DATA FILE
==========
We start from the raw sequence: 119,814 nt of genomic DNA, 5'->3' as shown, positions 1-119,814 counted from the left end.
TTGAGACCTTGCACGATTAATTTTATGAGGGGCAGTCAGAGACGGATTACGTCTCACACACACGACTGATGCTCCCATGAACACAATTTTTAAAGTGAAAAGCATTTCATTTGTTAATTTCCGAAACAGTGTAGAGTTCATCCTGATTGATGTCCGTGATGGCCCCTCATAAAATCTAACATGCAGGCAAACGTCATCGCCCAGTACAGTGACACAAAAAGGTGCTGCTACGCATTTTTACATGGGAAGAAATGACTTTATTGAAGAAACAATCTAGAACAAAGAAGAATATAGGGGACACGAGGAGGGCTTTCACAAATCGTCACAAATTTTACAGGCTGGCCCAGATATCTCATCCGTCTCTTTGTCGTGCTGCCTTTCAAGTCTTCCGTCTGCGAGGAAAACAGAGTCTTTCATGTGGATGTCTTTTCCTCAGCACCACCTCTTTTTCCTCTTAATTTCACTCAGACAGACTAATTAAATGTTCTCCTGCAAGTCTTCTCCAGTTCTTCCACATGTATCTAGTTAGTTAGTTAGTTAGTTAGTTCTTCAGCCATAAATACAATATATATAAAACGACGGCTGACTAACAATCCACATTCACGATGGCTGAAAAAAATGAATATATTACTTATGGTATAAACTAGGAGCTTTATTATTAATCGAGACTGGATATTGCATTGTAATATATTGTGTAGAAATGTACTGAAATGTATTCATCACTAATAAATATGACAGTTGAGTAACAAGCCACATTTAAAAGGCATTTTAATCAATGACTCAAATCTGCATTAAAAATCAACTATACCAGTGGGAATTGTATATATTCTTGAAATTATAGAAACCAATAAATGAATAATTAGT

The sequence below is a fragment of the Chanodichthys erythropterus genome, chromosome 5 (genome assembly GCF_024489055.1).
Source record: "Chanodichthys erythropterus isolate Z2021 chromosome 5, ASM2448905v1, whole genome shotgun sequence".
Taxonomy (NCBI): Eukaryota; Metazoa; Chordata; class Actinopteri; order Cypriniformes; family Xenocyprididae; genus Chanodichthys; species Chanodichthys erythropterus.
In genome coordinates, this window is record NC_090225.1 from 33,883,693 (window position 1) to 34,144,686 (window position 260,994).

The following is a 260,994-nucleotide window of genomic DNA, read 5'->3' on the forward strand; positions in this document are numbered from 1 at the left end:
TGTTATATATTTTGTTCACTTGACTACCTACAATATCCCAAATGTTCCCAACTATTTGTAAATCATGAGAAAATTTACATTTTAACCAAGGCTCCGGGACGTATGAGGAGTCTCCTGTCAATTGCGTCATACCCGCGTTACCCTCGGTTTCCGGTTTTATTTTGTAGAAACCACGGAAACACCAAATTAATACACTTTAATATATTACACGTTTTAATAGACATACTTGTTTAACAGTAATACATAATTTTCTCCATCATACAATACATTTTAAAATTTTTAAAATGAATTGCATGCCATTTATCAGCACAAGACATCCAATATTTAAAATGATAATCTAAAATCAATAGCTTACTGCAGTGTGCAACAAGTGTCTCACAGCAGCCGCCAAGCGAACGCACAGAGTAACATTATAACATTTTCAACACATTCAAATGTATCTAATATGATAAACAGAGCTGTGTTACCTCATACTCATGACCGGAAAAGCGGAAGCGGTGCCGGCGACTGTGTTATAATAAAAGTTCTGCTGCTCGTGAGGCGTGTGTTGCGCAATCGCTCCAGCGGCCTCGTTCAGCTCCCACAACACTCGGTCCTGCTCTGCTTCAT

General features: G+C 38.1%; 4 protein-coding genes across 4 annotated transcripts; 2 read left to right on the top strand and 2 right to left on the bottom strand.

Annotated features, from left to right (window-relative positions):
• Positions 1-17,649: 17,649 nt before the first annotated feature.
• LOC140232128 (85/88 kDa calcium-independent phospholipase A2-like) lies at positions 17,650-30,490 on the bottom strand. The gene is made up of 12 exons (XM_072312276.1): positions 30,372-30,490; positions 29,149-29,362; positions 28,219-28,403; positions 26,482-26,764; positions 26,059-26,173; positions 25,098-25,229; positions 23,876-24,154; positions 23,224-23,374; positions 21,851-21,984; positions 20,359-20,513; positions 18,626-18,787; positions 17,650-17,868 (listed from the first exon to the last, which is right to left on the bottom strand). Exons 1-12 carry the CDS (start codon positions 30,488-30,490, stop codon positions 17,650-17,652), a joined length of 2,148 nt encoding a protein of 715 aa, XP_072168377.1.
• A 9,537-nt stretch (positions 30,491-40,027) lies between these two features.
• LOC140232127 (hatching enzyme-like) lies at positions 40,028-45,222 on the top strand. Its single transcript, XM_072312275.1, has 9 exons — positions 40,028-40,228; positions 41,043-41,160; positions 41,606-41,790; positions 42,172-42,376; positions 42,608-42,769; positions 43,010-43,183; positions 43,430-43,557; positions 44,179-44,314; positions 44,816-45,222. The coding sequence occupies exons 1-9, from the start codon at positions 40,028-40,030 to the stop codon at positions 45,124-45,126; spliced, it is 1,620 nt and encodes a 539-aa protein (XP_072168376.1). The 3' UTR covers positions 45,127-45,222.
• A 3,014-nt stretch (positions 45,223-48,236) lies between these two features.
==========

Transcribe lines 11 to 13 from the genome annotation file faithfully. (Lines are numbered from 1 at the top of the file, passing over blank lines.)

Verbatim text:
• Positions 1-17,649: 17,649 nt before the first annotated feature.
• LOC140232128 (85/88 kDa calcium-independent phospholipase A2-like) lies at positions 17,650-30,490 on the bottom strand. The gene is made up of 12 exons (XM_072312276.1): positions 30,372-30,490; positions 29,149-29,362; positions 28,219-28,403; positions 26,482-26,764; positions 26,059-26,173; positions 25,098-25,229; positions 23,876-24,154; positions 23,224-23,374; positions 21,851-21,984; positions 20,359-20,513; positions 18,626-18,787; positions 17,650-17,868 (listed from the first exon to the last, which is right to left on the bottom strand). Exons 1-12 carry the CDS (start codon positions 30,488-30,490, stop codon positions 17,650-17,652), a joined length of 2,148 nt encoding a protein of 715 aa, XP_072168377.1.
• A 9,537-nt stretch (positions 30,491-40,027) lies between these two features.